Free Expert Tips To Train For A Marathon Need advice to run a marathon? Or maybe you want to complete your 42km in a faster time? Check out these free expert tips and nutritional advice to assist your training.
Name: Kellan Christopher Lutz Age: 25 Nationality: American Height: 1.85m Birth Place: Dickinson, North Dakota
It's understable to be ticked off by Lutz’s looks, which are great despite the deathly pallor of his vampire character in the Twilight movies. Men resent other men who are that good-looking – and that fit. It seems too easy. But it isn’t. The 25-year-old’s advantage was due to an early love of athletics, but he’s had to put in constant effort to maintain his physique.
He played American football in school (plus trombone in the marching band – a heck of a time management trick), hit the gym regularly for years and considered becoming a Navy Seal. One of the reasons he attended Chapman University was its location – it’s near the beach, a great workout area.
Lutz’s workout regimen had been an unfocused mishmash for years – until he filmed the HBO series Generation Kill in 2007. How do a bunch of guys stuck in the African desert kill time for seven months? They do exactly what you and your friends should do: challenge one another.
In Lutz’s case, that involved push-up and sit-up contests, and lifting weights in a makeshift gym. One fellow actor, a former pole-vaulter named Rich McDonald, offered Lutz some helpful tips. Now, they’re regular training buddies. To stay in shape after The Twilight Saga: Eclipse, Lutz starts every workout with five minutes of cardio and follows this up with core work.
“Activating the core maximises muscle utilisation in every other exercise,” says McDonald.
Translation: Core work makes your body ready to rock.
After several sets of powerful full-body movements, Lutz and McDonald do simpler exercises that target specific muscles, letting their bodies recover a little bit, before putting themselves through another round of energy-zapping and muscle fibre tearing workouts. When exhaustion compromises Lutz’s form, McDonald has him back off – even if Lutz wants to continue. It’s more important that he does things right. Otherwise, he’ll risk hurting himself.
The workouts don’t end when Lutz leaves the gym. While it’s impossible to stay perfectly faithful to a routine, it’s easier to stay active when fitness blends naturally into your day. That’s why Lutz hikes and swims in his backyard pool with his shepherd husky, Kola. He even does lunges while he’s out walking the dog. The dividends are as much mental as they are physical. Fitness teaches him to channel his energy. Just before we spoke, Lutz had been dealing with two flat tires and was pretty annoyed. “I’m not usually a down person, so when something like that happens, I just go to the gym to run it off.”
Kellan Lutz's Tips on how to work out harder and faster:
1. BUDDY UP
2. CREATE A GAME
4. LAY OFF THE ABS
The benefits of working with a trainer far outlast those of solo sessions. “It’s great to have someone push you and hold you accountable,” says Lutz.
Here’s a game Lutz plays: Spread out a deck of cards, pick one and guess its colour. If you’re right, your partner must do the number of push-ups displayed on the card. If you’re wrong, do double that number in crunches. Go through the deck and you’ll both do about a combined 300 crunches and push-ups.
Lutz used to focus on his upper body and ignored his skinny legs. That made him awkward and out of balance. “You can’t just build a huge chest and arms. You need to work out your body evenly,” he says. “Otherwise, you’ll look weird. It’s also not good for your body.”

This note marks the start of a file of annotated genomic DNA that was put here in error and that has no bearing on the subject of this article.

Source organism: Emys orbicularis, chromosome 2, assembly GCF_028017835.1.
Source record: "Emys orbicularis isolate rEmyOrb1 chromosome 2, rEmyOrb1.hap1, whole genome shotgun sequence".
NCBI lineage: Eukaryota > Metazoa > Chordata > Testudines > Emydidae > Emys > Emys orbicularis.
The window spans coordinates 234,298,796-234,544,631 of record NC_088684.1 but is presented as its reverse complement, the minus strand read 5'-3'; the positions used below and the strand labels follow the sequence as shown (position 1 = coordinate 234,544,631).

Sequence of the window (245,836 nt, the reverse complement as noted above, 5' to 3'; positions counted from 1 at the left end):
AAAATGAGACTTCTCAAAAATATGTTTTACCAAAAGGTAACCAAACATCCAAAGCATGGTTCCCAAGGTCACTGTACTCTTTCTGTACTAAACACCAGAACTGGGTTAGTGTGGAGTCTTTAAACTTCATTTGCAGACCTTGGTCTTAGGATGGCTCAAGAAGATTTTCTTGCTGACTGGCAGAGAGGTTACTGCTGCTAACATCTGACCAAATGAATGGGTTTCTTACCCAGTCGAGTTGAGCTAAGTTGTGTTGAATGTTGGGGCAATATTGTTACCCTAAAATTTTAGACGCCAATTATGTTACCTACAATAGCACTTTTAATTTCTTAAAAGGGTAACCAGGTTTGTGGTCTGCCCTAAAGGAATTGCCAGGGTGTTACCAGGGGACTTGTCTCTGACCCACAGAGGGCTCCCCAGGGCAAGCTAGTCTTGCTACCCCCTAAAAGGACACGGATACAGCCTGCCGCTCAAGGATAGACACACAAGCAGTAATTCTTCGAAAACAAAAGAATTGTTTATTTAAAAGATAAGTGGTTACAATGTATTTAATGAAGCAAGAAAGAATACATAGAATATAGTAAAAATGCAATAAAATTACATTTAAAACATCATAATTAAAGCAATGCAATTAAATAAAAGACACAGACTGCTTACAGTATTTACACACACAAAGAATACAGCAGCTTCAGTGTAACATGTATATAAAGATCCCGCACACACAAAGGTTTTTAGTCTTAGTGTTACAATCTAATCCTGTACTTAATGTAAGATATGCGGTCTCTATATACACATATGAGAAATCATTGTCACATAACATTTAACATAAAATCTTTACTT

Lutz crunched for hours every day in high school. Wrong move. Those
muscles needed time to
recover. “I saw much better results when I hit my abs harder and less
frequently,” he says.
LUTZ’S FULL-BODY BLAST >>
Complete a set of each exercise in succession. Rest, drink some water and repeat. Build up to three circuits as your strength and stamina increase.
LEG THROW (20 REPS)
Lie flat on your back and raise your legs up explosively until they reach your training partner’s hand. He will push them back. Fight against it as you descend.
FOLD-UP (20 REPS)
Lie with your lower back on the round half of a Bosu ball. Cross your arms over your chest and bend your knees. Crunch forward. At the same time, draw in your pelvis and legs.
HANG CLEAN WITH PUSH PRESS (12 REPS)
Perform two hang clean with push presses before dropping down and doing two push-ups. Continue alternating until completing the prescribed repetitions. Stand grasping a barbell just beyond your shoulders, using an overhand grip. Bend at your hips and knees, letting the bar hang above your knees. Explode up, shrug your shoulders and roll your wrists back to “catch” the bar at your shoulder girdle – palms facing forward – as you drop into a squat. Explode back up and press the bar overhead.
PUSH-UP (12 REPS)
Do a traditional push-up.
INCLINE DUMBBELL PRESS (12 REPS)
Set the incline at 45 degrees before lying with your back on the pad, dumbbells held at your shoulders, palms facing forward. Straighten your elbows to press the dumbbells overhead.
EXPLOSIVE PUSH-UP (12 REPS)
Do a traditional push-up, but aim to push yourself off the floor and clap between reps.
LUNGE (12 REPS)
Alternate legs; once each makes a rep. With a dumbbell in each hand, stand in a lunge position (take a step forward with one leg). Drop straight down until both knees are bent 90 degrees. Push off your heel to come up and return to the lunge position.
GOBLET SQUAT (12 REPS)
Stand holding a dumbbell in front of your sternum with both hands, so your elbows are flared. Drop your hips and bend your knees to descend until your thighs are parallel to the floor. Keep your back from rounding or tipping forward. Complete a set of each exercise in succession. Rest, drink some water and repeat. Build up to three circuits as your strength and stamina increase.